HOU scavenging assay—HOCl was prepared immediately before use by adjusting the pH of a 1% (v/v) solution of NaOCl to pH 6.2 with 0.6 M sulfuric acid. The concentration was further determined spectrophotometrically at 235 nm using the molar extinction coefficient of 100 M−1 cm−1. 5-Thio-2-nitrobenzoic acid (TNB) was prepared by reducing 5,5′-dithio-bis(2-nitrobenzoic acid) (DTNB) with sodium borohydride in phosphate buffer. The final concentrations of reagents used in the assay are as follows: 25 μM HOCl, 70 μM TNB, 0 to 200 μM antioxidants, phosphate buffer, 50 mM, pH 6.6. The HOCl scavenging assay was based on the inhibition of TNB oxidation to DTNB induced by HOCl.
At 20 μM, THB-CHO had a stronger HOCl scavenging effect than that of vitamin C. DHNB had a moderate scavenging effect, while other compounds, including DHBA, DHB-CHO, and DH6NB, had a weak scavenging effect on HOCl (
Peroxynitrite scavenging assay—Peroxynitrite (ONOO−) was generated by mixing 5 mL acidic solution (0.6 M HCl) of H2O2 (0.7 M) and 5 mL of 0.6 M KNO2 in an ice bath for 1 second and the reaction was quenched with 5 mL of ice-cold 1.2 M NaOH. Residual H2O2 was removed using granular MnO2 prewashed with 1.2 M NaOH and the reaction mixture was then left overnight at −20° C. Concentrations of ONOO− were determined before each experiment at 302 nm using a molar extinction coefficient of 1,670 M−1 cm−1. The final concentrations of reagents used in the assay are as follows: 25 μM ONOO−, 10 μM DTPA, 5 μM DHR 123, 0.1 M phosphate buffer, pH 7.4. The ONOO− scavenging assay was performed by monitoring the oxidation of dihydrorhodamine (DHR 123) by ONOO spectrophotometrically at 500 nm.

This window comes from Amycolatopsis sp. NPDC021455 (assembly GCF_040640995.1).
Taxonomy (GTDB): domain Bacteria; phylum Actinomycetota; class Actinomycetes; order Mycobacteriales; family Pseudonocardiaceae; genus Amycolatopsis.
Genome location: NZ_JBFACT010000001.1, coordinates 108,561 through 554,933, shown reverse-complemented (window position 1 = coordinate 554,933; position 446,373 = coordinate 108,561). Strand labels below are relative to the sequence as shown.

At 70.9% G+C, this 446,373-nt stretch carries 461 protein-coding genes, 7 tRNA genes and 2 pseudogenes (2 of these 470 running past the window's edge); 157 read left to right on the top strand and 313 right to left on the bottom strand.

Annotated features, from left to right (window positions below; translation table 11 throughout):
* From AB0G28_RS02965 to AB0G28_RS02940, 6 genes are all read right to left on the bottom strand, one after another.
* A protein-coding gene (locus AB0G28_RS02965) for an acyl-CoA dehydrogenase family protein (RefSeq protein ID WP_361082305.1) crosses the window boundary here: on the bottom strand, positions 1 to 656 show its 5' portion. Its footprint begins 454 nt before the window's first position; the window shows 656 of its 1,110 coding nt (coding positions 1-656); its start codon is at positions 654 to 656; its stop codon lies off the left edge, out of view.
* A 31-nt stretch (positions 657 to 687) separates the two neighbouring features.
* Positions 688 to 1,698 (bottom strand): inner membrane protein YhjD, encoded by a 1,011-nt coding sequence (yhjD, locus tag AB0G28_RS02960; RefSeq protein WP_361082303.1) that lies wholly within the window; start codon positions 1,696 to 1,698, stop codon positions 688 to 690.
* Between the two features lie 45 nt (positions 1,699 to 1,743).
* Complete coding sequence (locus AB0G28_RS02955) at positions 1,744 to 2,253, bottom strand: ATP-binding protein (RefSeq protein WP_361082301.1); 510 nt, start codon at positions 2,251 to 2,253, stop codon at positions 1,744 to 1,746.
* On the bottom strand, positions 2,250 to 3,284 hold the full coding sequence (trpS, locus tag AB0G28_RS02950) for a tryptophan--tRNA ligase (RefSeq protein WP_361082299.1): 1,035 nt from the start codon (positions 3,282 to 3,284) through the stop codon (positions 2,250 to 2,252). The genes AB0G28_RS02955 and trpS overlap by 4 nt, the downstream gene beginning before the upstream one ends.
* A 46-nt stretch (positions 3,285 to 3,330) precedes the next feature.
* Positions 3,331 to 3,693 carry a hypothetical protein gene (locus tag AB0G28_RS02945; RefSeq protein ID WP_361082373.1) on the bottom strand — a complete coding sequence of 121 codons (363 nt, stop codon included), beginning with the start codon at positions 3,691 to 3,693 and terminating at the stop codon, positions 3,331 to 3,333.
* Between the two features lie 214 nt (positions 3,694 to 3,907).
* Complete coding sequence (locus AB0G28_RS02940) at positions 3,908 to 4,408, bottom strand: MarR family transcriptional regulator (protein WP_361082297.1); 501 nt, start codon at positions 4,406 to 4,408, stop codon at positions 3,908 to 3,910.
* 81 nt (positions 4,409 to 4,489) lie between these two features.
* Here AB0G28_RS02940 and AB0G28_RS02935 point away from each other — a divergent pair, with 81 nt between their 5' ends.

The abilities of DHNB, DHBA, DHB-CHO, DH6NB, caffeic acid, THB-CHO, gallic acid, vanillin, and DMB-CH2OH to scavenge peroxynitrite were compared with that of vitamin C. DHNB, DHBA, DHB-CHO, DH6NB, caffeic acid, THB-CHO and gallic acid had a strong scavenging effect on ONOO− (
Superoxide scavenging assay—Superoxide (O2−•) scavenging activity was assayed in the xanthine-xanthine oxidase system and determined by the inhibition of the reduction of nitro blue tetrazolium (NBT) to form blue formazan which has an absorption at 560 nm. The final concentrations of reagents used in the assay are as follows: 16.8 mU xanthine oxidase, 25 μM xanthine, 50 μM NBT, and 0.1 M phosphate buffer (pH 8.5). O2−• production and xanthine oxidase activity were measured as NBT reduction (at 560 nm) and uric acid production (at 295 nm), respectively. The abilities of polyphenols to scavenge O2−• were compared with that of GSH.
DHBA and THB-CHO, at the concentration of 20 μM, had strong scavenging effects on superoxide (
Antioxidant activity of Polyphenols—Several of the compounds described herein strongly scavenged DPPH, ONOO−, HOCl, and superoxide ion with low IC50 values (see